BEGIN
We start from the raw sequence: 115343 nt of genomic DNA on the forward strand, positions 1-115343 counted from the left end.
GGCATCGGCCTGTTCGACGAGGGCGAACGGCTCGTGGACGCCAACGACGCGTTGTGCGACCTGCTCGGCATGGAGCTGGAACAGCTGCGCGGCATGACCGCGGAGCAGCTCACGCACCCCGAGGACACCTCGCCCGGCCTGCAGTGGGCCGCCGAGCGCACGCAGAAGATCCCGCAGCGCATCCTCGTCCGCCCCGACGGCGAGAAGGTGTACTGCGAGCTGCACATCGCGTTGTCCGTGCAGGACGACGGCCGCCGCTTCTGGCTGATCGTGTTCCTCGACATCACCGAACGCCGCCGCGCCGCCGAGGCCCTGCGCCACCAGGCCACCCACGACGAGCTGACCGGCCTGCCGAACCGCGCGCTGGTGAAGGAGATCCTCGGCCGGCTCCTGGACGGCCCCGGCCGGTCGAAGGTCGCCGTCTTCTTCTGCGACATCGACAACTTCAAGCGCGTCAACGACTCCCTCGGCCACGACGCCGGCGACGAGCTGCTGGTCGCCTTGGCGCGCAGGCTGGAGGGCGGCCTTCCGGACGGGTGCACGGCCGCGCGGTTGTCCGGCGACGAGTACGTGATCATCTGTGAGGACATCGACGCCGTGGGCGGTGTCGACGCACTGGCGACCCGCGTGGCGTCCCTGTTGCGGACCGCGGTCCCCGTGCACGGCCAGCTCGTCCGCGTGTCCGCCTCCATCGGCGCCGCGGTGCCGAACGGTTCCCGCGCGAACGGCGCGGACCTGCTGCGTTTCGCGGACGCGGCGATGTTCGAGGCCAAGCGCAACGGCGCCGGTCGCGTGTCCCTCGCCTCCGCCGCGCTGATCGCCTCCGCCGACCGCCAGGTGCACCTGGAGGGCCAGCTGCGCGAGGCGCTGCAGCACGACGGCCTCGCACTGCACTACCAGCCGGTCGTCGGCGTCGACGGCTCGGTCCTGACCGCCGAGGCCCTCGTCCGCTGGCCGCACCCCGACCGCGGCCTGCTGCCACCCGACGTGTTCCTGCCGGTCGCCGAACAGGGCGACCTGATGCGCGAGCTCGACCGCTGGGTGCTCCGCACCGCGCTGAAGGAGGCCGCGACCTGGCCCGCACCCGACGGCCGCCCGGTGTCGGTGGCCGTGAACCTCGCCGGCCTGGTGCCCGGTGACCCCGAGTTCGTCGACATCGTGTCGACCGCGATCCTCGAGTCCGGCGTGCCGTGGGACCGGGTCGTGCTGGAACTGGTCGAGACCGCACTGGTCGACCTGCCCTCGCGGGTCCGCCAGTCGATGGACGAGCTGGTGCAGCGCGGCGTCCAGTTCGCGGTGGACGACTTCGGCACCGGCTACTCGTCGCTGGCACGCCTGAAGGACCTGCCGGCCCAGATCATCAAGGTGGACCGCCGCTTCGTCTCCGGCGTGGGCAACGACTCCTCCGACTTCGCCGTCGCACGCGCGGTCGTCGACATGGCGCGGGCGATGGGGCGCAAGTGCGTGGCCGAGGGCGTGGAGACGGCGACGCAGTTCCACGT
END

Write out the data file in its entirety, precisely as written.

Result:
We start from the raw sequence: 115343 nt of genomic DNA on the forward strand, positions 1-115343 counted from the left end.
GGCATCGGCCTGTTCGACGAGGGCGAACGGCTCGTGGACGCCAACGACGCGTTGTGCGACCTGCTCGGCATGGAGCTGGAACAGCTGCGCGGCATGACCGCGGAGCAGCTCACGCACCCCGAGGACACCTCGCCCGGCCTGCAGTGGGCCGCCGAGCGCACGCAGAAGATCCCGCAGCGCATCCTCGTCCGCCCCGACGGCGAGAAGGTGTACTGCGAGCTGCACATCGCGTTGTCCGTGCAGGACGACGGCCGCCGCTTCTGGCTGATCGTGTTCCTCGACATCACCGAACGCCGCCGCGCCGCCGAGGCCCTGCGCCACCAGGCCACCCACGACGAGCTGACCGGCCTGCCGAACCGCGCGCTGGTGAAGGAGATCCTCGGCCGGCTCCTGGACGGCCCCGGCCGGTCGAAGGTCGCCGTCTTCTTCTGCGACATCGACAACTTCAAGCGCGTCAACGACTCCCTCGGCCACGACGCCGGCGACGAGCTGCTGGTCGCCTTGGCGCGCAGGCTGGAGGGCGGCCTTCCGGACGGGTGCACGGCCGCGCGGTTGTCCGGCGACGAGTACGTGATCATCTGTGAGGACATCGACGCCGTGGGCGGTGTCGACGCACTGGCGACCCGCGTGGCGTCCCTGTTGCGGACCGCGGTCCCCGTGCACGGCCAGCTCGTCCGCGTGTCCGCCTCCATCGGCGCCGCGGTGCCGAACGGTTCCCGCGCGAACGGCGCGGACCTGCTGCGTTTCGCGGACGCGGCGATGTTCGAGGCCAAGCGCAACGGCGCCGGTCGCGTGTCCCTCGCCTCCGCCGCGCTGATCGCCTCCGCCGACCGCCAGGTGCACCTGGAGGGCCAGCTGCGCGAGGCGCTGCAGCACGACGGCCTCGCACTGCACTACCAGCCGGTCGTCGGCGTCGACGGCTCGGTCCTGACCGCCGAGGCCCTCGTCCGCTGGCCGCACCCCGACCGCGGCCTGCTGCCACCCGACGTGTTCCTGCCGGTCGCCGAACAGGGCGACCTGATGCGCGAGCTCGACCGCTGGGTGCTCCGCACCGCGCTGAAGGAGGCCGCGACCTGGCCCGCACCCGACGGCCGCCCGGTGTCGGTGGCCGTGAACCTCGCCGGCCTGGTGCCCGGTGACCCCGAGTTCGTCGACATCGTGTCGACCGCGATCCTCGAGTCCGGCGTGCCGTGGGACCGGGTCGTGCTGGAACTGGTCGAGACCGCACTGGTCGACCTGCCCTCGCGGGTCCGCCAGTCGATGGACGAGCTGGTGCAGCGCGGCGTCCAGTTCGCGGTGGACGACTTCGGCACCGGCTACTCGTCGCTGGCACGCCTGAAGGACCTGCCGGCCCAGATCATCAAGGTGGACCGCCGCTTCGTCTCCGGCGTGGGCAACGACTCCTCCGACTTCGCCGTCGCACGCGCGGTCGTCGACATGGCGCGGGCGATGGGGCGCAAGTGCGTGGCCGAGGGCGTGGAGACGGCGACGCAGTTCCACGT